LAST year, Christmas was the biggest single day for e-book sales by HarperCollins.
And indications are that this year’s Christmas Day total will be even higher, given the extremely strong sales of e-readers like the Kindle and the Nook. Amazon announced on Dec. 15 that it had sold one million of its Kindles in each of the three previous weeks.
But we can also guess that the number of visitors to the e-book sections of public libraries’ Web sites is about to set a record, too.
And that is a source of great worry for publishers. In their eyes, borrowing an e-book from a library has been too easy. Worried that people will click to borrow an e-book from a library rather than click to buy it, almost all major publishers in the United States now block libraries’ access to the e-book form of either all of their titles or their most recently published ones.
Borrowing a printed book from the library imposes an inconvenience upon its patrons. “You have to walk or drive to the library, then walk or drive back to return it,” says Maja Thomas, a senior vice president of the Hachettte Book Group, in charge of its digital division.
And print copies don’t last forever; eventually, the ones that are much in demand will have to be replaced. “Selling one copy that could be lent out an infinite number of times with no friction is not a sustainable business model for us,” Ms. Thomas says. Hachette stopped making its e-books available to libraries in 2009.
E-lending is not without some friction. Software ensures that only one patron can read an e-book copy at a time, and people who see a long waiting list for a certain title may decide to buy it instead.
Explaining Simon & Schuster’s policy — it has never made its e-books available to libraries — Elinor Hirschhorn, executive vice president and chief digital officer, says, “We’re concerned that authors and publishers are made whole by library e-lending and that they aren’t losing sales that they might have made in another channel.”
Ms. Hirschhorn says the reason publishers didn’t worry about lost sales from library lending of print books is that buying a book is easier — no return trip is needed to the bookstore — and the buyer has a physical collectible after reading it. (One of my books was published by Simon & Schuster in 2008.)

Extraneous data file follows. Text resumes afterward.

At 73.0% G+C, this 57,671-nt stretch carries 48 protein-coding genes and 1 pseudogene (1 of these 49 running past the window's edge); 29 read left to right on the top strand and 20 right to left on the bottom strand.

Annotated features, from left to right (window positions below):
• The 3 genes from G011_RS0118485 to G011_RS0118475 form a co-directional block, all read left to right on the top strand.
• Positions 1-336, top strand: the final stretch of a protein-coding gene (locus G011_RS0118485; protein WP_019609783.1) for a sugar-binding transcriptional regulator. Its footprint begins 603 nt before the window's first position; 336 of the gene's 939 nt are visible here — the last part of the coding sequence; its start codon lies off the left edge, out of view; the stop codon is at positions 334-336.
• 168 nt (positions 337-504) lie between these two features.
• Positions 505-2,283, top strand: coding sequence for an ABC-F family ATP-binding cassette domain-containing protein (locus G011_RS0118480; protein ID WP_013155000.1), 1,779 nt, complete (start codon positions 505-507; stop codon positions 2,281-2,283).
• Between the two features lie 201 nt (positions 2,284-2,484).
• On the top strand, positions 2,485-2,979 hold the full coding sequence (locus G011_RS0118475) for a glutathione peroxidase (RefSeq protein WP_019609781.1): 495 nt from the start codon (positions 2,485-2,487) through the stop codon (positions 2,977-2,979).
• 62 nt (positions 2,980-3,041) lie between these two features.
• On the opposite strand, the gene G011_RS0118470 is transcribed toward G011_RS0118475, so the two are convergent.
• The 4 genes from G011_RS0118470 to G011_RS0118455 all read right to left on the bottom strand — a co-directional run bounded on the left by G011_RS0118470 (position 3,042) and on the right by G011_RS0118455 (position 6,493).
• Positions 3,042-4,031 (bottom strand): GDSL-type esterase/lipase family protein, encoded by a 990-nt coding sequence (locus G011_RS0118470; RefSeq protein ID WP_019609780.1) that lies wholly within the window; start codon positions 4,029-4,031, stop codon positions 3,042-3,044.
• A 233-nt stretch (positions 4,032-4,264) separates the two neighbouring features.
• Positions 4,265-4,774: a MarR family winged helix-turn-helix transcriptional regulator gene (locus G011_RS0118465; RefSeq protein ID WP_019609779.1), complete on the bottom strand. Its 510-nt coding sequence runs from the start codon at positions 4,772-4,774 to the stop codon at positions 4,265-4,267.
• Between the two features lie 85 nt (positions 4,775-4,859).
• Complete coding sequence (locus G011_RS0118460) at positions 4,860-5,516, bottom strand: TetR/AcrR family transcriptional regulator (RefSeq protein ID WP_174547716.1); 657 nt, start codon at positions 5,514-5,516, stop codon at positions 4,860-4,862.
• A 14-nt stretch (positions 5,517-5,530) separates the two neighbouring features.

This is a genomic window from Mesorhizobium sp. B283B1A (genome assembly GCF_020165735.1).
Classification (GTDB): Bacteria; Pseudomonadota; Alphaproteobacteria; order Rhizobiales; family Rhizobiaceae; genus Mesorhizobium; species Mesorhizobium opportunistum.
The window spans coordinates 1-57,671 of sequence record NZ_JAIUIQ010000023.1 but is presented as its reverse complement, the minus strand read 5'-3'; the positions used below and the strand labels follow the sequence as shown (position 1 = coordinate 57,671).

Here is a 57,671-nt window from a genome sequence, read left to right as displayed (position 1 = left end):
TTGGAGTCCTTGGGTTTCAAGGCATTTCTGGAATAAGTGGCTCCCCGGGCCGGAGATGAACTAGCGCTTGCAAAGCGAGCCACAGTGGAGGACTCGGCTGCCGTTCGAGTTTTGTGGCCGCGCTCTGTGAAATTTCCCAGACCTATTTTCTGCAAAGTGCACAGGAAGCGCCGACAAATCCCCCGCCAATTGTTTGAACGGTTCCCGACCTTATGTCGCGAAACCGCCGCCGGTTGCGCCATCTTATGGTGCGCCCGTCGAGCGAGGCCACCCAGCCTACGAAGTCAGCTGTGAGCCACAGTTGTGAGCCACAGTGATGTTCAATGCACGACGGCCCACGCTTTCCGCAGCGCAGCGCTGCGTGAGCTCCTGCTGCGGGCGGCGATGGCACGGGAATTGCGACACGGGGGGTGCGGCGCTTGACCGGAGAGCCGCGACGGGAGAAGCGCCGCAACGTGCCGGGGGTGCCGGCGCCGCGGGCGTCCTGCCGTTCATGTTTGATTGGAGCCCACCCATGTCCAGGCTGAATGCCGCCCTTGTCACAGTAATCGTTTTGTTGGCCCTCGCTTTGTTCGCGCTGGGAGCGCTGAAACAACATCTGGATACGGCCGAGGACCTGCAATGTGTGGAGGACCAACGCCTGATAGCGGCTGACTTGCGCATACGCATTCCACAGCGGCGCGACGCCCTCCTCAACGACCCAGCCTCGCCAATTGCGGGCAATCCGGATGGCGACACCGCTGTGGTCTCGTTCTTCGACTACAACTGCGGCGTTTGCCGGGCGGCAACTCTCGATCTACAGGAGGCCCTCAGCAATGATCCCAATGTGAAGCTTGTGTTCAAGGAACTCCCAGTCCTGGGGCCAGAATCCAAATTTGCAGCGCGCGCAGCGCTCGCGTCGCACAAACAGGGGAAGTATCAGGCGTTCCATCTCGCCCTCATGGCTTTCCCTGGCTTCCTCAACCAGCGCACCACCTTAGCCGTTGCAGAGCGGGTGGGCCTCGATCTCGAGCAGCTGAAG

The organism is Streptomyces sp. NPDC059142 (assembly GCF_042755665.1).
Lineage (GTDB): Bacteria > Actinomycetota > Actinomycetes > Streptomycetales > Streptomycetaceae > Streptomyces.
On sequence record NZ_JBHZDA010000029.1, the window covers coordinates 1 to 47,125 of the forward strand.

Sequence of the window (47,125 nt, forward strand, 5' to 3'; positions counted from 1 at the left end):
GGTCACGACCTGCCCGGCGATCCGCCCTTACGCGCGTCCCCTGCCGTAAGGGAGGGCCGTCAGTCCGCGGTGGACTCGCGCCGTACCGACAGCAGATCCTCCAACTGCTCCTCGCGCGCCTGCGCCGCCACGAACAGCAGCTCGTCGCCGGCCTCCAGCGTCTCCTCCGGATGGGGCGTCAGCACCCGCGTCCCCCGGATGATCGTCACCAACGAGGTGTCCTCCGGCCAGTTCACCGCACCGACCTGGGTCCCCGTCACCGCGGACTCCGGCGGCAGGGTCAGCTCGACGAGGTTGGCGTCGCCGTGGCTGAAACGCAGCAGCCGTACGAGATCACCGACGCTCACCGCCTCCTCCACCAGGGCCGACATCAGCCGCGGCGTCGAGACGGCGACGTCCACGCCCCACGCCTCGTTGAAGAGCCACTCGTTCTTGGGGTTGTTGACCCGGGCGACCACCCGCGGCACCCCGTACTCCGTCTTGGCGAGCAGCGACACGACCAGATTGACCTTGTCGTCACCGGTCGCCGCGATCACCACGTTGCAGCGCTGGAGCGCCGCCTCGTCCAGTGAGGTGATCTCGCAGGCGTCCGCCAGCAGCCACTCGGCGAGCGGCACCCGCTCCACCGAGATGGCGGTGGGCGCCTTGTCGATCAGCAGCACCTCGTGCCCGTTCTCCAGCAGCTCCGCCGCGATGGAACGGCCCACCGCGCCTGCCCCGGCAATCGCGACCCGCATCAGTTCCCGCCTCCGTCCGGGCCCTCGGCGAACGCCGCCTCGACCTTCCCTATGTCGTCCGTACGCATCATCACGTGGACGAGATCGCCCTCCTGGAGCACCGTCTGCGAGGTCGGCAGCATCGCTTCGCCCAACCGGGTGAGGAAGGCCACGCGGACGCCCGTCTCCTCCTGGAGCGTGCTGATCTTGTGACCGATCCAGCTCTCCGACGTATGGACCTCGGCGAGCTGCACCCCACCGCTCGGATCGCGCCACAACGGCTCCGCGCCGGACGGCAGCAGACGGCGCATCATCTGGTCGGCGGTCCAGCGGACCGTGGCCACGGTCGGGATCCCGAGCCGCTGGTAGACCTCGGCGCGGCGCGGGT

To keep their overall revenue from taking a hit from lost sales to individuals, publishers need to reintroduce more inconvenience for the borrower or raise the price for the library purchaser. If making the books more costly to libraries seems a perverse idea, consider that the paperback edition of a book provides an artificially costly experience for its buyers too, in terms of waiting time. The delay in the paperback’s availability permits the publisher to separate those book buyers willing to pay a premium to read the book earlier from those only willing to pay less for what is essentially the same thing, but later.
Ms. Thomas of Hachette says: “We’ve talked with librarians about the various levers we could pull,” such as limiting the number of loans permitted or excluding recently published titles. She adds that “there’s no agreement, however, among librarians about what they would accept.”
HarperCollins is the one major publisher that has taken the step of changing the traditional arrangements with libraries.
Beginning last March, it stopped selling e-books to libraries for unlimited use, which it had been doing since 2001. Instead, it began licensing use of each e-book copy for a maximum of 26 loans. This affects only the most popular titles and has no practical effect on others. After the limit is reached, the library can repurchase access rights at a lower cost than the original price.
The move was prompted, the company said in a statement, by concerns that continuing to sell e-books on the old, unlimited terms would “in the end lead to a decrease in book sales and royalties paid to authors.”
HarperCollins was brave to tamper with the sacrosanct idea that a library can do whatever it wishes with a book it obtains. The publisher’s action arguably benefits the most parties because it gives library patrons access to the latest titles in e-book form while still protecting the financial interests of publishers, authors and booksellers.
Robin Nesbitt, technical services director at the Columbus, Ohio, metropolitan library, says she does not object to HarperCollins’s limit. “At least HarperCollins allows me to have access to their titles,” she says. “I don’t mind buying a title and then might have to buy it again — I do that now with print.
“I know many libraries are mad because they think the 26 loans is too low — well, how do you know 26 is too low until you try it?”
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